Why $50 Oil Won’t Last

Posted on 28 January 2015 by VRS  |  Email |Print

In the past few weeks I have received numerous questions about the role of a “drop in demand” in the oil price decline. These questions are driven by many stories in the media that have referenced a drop in demand. There are two primary reasons given for this so-called demand drop. One is that years of high oil prices have resulted in reductions in consumption through conservation and improvements in vehicle fleet efficiency.
The second reason is due to the strengthening dollar, oil has become more expensive for many countries since oil is generally traded in dollars. There are elements of truth behind both reasons. There has indeed been reduced oil consumption in recent years in most developed regions of the world. It is also true that the dollar has strengthened against many currencies………………………………………..Full Article: Source

Prices of Russia’s Top Export Commodities Fall Amid Oil Price Drop

Posted on 27 January 2015 by VRS  |  Email |Print

While the plummeting price of oil has occupied headlines in recent months, it’s not the only commodity of key importance to the Russian economy whose price is dropping. In fact, all nine of the World Bank’s key commodity price indices are currently in decline, pulled down by abundant supplies, disheartening global growth forecasts and the appreciation of the U.S. dollar, the World Bank said in a report.
At the present time, the World Bank sees little hope for a rebound. “[This year] is a rare case in which all nine key commodity price indices are expected (as of January) to decline for the year,” the report said………………………………………..Full Article: Source

U.S. regulators should study oil slump -CFTC official

Posted on 27 January 2015 by VRS  |  Email |Print

U.S. futures market regulators should review the sharp drop in crude oil prices to gain a better understanding of the slide as they pursue rules to crack down on speculation in commodities, a top official said on Monday.
The Commodity Futures Trading Commission is considering regulations to rein in speculation in energy, grain and metals markets with new rules on position limits. However, the agency needs more data to justify sweeping changes, Commissioner Christopher Giancarlo told a commodities conference in Miami………………………………………..Full Article: Source

Opec’s Badri expects some oil price rebound soon

Posted on 27 January 2015 by VRS  |  Email |Print

Oil prices at current levels may have reached a floor and could move higher very soon, Opec Secretary-General Abdullah al-Badri said on Monday. “Now the prices are around US$45-US$55 and I think maybe they reached the bottom and will see some rebound very soon,” Mr Badri said in an interview.
Asked about the prospects for Saudi Arabian oil policy under a new king, Mr Badri said: “Saudi Arabia is a stable country, is a stable government, and I think things will be normal.”……………………………………….Full Article: Source

Where’s the oil price outrage?

Posted on 27 January 2015 by VRS  |  Email |Print

When gasoline prices spiked in 2005 after Hurricane Katrina, Congress and the public demanded a federal probe of price manipulation. The same thing happened three years later, when oil prices shot to $145 a barrel and gas prices topped $4 a gallon.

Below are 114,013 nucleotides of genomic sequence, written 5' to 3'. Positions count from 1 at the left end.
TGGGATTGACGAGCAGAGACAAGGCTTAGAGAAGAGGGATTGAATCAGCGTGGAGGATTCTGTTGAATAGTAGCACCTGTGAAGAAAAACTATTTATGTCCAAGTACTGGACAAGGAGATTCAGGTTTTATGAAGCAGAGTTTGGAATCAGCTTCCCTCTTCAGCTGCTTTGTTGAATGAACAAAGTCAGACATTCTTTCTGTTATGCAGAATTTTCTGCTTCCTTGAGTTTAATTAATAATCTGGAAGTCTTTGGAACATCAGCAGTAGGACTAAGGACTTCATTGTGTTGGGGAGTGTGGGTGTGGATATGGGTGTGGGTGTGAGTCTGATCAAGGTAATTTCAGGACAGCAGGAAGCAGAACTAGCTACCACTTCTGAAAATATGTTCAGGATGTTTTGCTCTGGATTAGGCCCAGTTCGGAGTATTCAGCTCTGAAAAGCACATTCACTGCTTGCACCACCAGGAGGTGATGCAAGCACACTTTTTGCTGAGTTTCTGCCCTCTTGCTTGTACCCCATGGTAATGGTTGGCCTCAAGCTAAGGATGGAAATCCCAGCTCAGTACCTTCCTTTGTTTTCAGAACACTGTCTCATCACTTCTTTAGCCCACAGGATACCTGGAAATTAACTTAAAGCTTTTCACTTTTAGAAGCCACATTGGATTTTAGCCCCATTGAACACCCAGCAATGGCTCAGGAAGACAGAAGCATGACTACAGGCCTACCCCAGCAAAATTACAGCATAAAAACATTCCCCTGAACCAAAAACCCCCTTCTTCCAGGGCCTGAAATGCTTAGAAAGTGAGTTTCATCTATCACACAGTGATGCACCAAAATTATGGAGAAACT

But now that prices are moving in the other direction — down more than 50% per barrel in about six months — virtually no one is clamoring for an investigation. As Bob Dole memorably put it in his presidential campaign, where’s the outrage?……………………………………….Full Article: Source

OPEC minister sees oil price floor at $45

Posted on 27 January 2015 by VRS  |  Email |Print

An OPEC official predicted that oil prices had bottomed out on Monday, briefly raising hopes that the steep slide might be easing. West Texas Intermediate crude, the benchmark contract in the U.S., moved up early in the morning, but ended the day down 45 cents at $45.16 US a barrel at mid-afternoon on Monday, while Brent crude was down 67 cents at $48.12. Western Canada Select oil is now at $31.81.
“Now the prices are around $45-$55 and I think maybe they reached the bottom and will see some rebound very soon,” Abdullah al-Badri, Secretary-General of OPEC, said in an interview on Monday………………………………………..Full Article: Source

OPEC’s El-Badri: $200 Oil Possible If There’s Lack of Investment

Posted on 27 January 2015 by VRS  |  Email |Print

OPEC’s secretary-general said oil prices as high as $200 a barrel are possible if producers fail to invest in new supply. “If you don’t invest in oil and gas, you will see more than $200,” Abdalla El-Badri said in an interview in London on Monday, without giving a timeframe. West Texas Intermediate, the U.S. crude benchmark, erased a decline of as much as 2.7 percent following his comments.
Crude prices tumbled 46 percent last year as Saudi Arabia and other members of the Organization of Petroleum Exporting Countries said they wouldn’t curb output in response to a supply glut caused in part by surging U.S. shale oil production………………………………………..Full Article: Source

Oil Is Never Going To Reach $200, Not For Any Length Of Time At Least

Posted on 27 January 2015 by VRS  |  Email |Print

We’ve two interesting announcements from various players in Opec today, one that the oil price might have hit bottom just at the moment and the second that oil might reach $200 at some point in the future. It’s possible that oil might have reached bottom: but the idea that oil will ever reach $200 a barrel in real terms for any significant length of time is extraordinarily unlikely.